I just received a spam e-mail that starts in a very amusing way: "Dear Dr. Not Found, We would like to have an opportunity to work with you and develop monoclonal antibody libraries for your next target protein." [The message is considerably longer, but I hope I have gotten the point across. :) ]
Monday, July 09, 2012
For the next couple of years, the front and back covers of the book catalog from the Society for Industrial and Applied Mathematics will be featuring graphics from my research (created using visualization tools that we developed in-house). Only look at the front and back pages of the linked file. I doubt many of you will want to go through the whole file. :)
Sunday, July 08, 2012
Applied mathematics is not statistics. And vice versa. Personally, I think this is an obvious statement, but at least one prominent sexy journal (Proceedings of the National Academy of Sciences) does not get it, and in my opinion this leads to a rather unfair bias against applied mathematics in this journal. Take a look at PNAS's editorial board, and in particular take a look at the three scholars listed under the category "Applied Mathematical Sciences". All three of them --- Peter Bickel, David Donoho, and Stephen Fienberg --- are card-carrying statisticians. This is a major inequity. (I think it's also a major problem, but instead of arguing that per se, let me instead argue the lesser claim that it's a major inequity.) For example, applied mathematicians and statisticians have completely different notions of the word "model". To a typical applied mathematician, modelling constitutes the development of dynamical and/or generative models. A model might be a set of coupled differential equations that is derived using momentum balances and constitutive laws, it might be a phenomenological set of differential or difference equations that attempts to describe some qualitative features in a biological system, it might be a set of rules for generating an ensemble of random graphs, etc. Wikipedia has a long discussion of what constitutes a mathematical model, and many of these are the "dynamical models" that have long been favored by applied mathematicians. A statistical model, however, is something completely different. The phrasing in Wikipedia states that a statistical model "describes how one or more random variables are related to one or more random variables." Clearly, the Navier Stokes equations do not constitute a statistical model; but they are a mathematical model. So why am I ranting about the inequity at PNAS? Well, if I try to get a paper in their applied mathematics section, I am going to have to get my paper through a statistician. And I have had a paper desk-rejected because the formulation contained in my paper did not constitute a statistical model. And that's true---it didn't. But I submitted an applied mathematics paper---not a statistics paper---and therefore I want to have it judged by card-carrying applied mathematicians. PNAS purports to represent applied mathematics, but it doesn't. There needs to be truth in advertising. They need to either claim that applied mathematics isn't part of their purview (which, by the way, I do not think is the right solution), or their list of editors in "Applied Mathematical Sciences" must include at least one actual applied mathematician! Note: There is some overlap between models in applied mathematics and statistics when it comes to ensembles of random graphs, but even then applied mathematicians and statisticians tend to look at these beasts in different ways.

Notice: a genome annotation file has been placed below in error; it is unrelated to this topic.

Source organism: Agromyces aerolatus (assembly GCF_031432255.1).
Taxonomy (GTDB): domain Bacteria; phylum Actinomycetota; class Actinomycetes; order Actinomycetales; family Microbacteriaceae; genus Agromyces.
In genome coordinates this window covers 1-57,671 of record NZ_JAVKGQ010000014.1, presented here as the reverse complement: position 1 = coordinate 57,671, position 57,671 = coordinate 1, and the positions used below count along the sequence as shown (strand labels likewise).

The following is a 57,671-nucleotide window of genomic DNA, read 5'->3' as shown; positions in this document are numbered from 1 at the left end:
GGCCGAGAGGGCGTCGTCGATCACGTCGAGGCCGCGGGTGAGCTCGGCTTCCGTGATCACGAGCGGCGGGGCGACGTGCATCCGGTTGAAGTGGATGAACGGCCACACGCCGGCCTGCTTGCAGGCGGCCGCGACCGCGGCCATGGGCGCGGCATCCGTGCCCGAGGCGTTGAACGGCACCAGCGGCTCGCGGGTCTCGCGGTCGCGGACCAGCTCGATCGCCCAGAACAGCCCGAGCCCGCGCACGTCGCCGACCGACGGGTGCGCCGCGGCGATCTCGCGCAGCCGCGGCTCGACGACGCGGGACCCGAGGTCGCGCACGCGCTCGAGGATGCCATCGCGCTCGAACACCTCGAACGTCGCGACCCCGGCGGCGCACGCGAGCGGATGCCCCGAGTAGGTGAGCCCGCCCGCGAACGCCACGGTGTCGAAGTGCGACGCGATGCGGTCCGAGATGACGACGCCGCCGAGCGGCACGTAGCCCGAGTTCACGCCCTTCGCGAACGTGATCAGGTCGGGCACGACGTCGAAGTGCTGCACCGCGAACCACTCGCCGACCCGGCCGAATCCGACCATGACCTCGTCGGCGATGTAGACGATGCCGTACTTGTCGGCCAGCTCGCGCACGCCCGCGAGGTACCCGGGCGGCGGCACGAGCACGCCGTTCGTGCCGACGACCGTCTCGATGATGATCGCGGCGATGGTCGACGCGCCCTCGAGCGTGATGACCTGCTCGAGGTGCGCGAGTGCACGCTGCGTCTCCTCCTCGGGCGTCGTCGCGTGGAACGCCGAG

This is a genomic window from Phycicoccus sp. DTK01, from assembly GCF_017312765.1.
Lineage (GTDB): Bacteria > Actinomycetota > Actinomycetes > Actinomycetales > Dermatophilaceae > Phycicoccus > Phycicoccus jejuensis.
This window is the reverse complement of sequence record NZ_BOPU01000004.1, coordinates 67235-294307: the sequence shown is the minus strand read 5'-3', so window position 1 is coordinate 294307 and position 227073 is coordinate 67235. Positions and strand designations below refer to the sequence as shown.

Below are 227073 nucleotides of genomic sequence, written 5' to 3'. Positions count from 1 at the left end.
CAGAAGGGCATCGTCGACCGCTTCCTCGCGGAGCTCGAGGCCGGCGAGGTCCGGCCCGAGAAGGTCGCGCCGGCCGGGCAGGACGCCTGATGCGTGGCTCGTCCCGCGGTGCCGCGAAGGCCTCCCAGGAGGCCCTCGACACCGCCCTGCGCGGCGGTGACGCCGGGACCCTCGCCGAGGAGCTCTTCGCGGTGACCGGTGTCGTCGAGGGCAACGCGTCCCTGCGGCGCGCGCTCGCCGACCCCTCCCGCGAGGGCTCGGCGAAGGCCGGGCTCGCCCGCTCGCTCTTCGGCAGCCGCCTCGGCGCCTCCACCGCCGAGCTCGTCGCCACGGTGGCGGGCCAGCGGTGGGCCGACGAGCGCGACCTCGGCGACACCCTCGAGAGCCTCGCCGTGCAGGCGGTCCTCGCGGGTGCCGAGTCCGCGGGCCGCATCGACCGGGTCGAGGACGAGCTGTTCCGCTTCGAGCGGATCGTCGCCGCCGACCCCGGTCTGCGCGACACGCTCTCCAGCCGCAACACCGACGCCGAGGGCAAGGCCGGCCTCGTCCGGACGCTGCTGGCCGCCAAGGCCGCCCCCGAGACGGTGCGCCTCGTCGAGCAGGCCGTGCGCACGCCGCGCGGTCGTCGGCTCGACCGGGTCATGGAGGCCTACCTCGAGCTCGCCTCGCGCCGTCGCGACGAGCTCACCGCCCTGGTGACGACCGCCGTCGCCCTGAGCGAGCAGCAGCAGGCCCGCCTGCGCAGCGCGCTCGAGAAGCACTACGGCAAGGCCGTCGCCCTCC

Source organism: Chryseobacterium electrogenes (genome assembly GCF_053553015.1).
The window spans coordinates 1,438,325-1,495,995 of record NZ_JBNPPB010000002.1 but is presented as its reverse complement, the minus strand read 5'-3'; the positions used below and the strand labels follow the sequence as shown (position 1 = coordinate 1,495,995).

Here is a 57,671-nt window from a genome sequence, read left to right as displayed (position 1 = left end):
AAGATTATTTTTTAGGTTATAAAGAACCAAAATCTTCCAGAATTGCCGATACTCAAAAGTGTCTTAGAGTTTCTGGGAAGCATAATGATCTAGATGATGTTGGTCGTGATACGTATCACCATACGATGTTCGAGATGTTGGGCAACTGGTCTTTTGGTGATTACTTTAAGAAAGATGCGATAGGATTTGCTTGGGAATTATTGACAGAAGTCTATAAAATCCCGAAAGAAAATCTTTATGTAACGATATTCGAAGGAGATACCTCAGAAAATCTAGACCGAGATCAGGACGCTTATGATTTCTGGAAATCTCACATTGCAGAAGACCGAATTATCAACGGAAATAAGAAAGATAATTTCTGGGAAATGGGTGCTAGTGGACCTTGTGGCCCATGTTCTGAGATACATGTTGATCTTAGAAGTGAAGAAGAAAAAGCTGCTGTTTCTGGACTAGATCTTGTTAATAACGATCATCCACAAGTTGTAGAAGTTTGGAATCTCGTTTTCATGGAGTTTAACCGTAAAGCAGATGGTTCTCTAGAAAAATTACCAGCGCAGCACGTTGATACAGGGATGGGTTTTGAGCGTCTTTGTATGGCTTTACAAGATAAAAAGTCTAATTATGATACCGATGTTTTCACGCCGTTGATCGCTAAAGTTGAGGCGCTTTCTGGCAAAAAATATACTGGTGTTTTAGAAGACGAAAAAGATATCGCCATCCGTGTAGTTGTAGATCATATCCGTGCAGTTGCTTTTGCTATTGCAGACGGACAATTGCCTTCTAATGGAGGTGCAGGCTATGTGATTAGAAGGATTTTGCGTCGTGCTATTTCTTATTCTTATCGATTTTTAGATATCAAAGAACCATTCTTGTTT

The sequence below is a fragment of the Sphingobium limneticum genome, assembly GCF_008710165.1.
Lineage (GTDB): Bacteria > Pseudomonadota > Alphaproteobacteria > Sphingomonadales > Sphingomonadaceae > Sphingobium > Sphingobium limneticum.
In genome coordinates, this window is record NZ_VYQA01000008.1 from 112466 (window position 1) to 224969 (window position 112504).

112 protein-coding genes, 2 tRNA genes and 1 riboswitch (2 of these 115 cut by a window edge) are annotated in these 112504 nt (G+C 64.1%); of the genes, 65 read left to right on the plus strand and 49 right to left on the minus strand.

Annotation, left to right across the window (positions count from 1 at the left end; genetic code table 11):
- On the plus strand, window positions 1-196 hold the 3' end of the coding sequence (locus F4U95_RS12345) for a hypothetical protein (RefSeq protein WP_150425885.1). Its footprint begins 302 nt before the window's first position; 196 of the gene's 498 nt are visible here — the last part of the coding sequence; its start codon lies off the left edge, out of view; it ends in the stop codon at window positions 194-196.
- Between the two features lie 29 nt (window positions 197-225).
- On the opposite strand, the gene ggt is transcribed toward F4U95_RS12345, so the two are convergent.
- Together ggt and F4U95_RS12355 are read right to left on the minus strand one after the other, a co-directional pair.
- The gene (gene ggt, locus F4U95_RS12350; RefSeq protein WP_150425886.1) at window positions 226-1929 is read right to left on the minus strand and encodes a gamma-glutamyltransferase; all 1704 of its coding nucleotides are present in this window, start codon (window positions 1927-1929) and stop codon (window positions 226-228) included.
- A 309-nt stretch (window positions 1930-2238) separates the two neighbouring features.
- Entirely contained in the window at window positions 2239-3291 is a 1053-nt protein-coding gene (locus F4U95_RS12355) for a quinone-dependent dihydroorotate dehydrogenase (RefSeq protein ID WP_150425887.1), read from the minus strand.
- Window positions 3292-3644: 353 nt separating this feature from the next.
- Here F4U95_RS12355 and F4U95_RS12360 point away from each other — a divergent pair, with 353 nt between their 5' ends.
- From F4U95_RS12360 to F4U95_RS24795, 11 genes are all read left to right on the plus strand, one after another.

Saturday, July 07, 2012
Fun Fact: I chose the name for my research group because it allows me to use the acronym "OCD" for my group. Yes, that is the actual reason. Precedent (and partial inspiration): The University of Maryland's "Chaos Group" includes a lot of research on nonlinear systems, complex systems, and networks. Just like me.
Friday, July 06, 2012
I am delighted to report that Dr. Tim Elling has just successfully defended his Ph.D. thesis in Applied and Computational Mathematics at Caltech. His thesis is called GPU accelerated Fourier-continuation solvers and physically exact computational boundary conditions for wave scattering problems, and it was supervised by Oscar Bruno. I actually looked through the thesis for a bit and saw Tim give a practice talk. There is some pretty cool stuff in there. But one gap does remain: What about random cracks? :)
You know how a lot of people have .signatures when sending e-mail from certain devices along the lines of 'Forgive the short message. Sent from my [item].'? I need to start including a message, 'Forgive my grumpiness. I am in a foul mood.' to my e-mails, and I also need to be able to call this up at a moment's notice. [Actually, what really need to do is to not respond until tomorrow before I write something I regret. :) I also need to make sure I am awake for 2am, though.] I had a red-eye flight last night and the bloody customs officer this morning gave me all sorts of shit when I tried to enter the UK this morning. I was asked the same question multiple times by multiple people --- I think some questions were asked as many as 4 times --- and I then had an extra-special security check (which was thankfully short). Man does this endear me to this country... (I felt so fed up that thoughts of buying a plane ticket back to the US and boarding such a flight asap flitted briefly through my head.) Update: Or to paraphrase my comment from lunch today, I am the "public relations" specialist at Somerville. (And if you don't understand this quote, then I need to educate you about a certain tv program! My colleagues were amused by my comment, though I don't think they appreciated the full power of the reference.)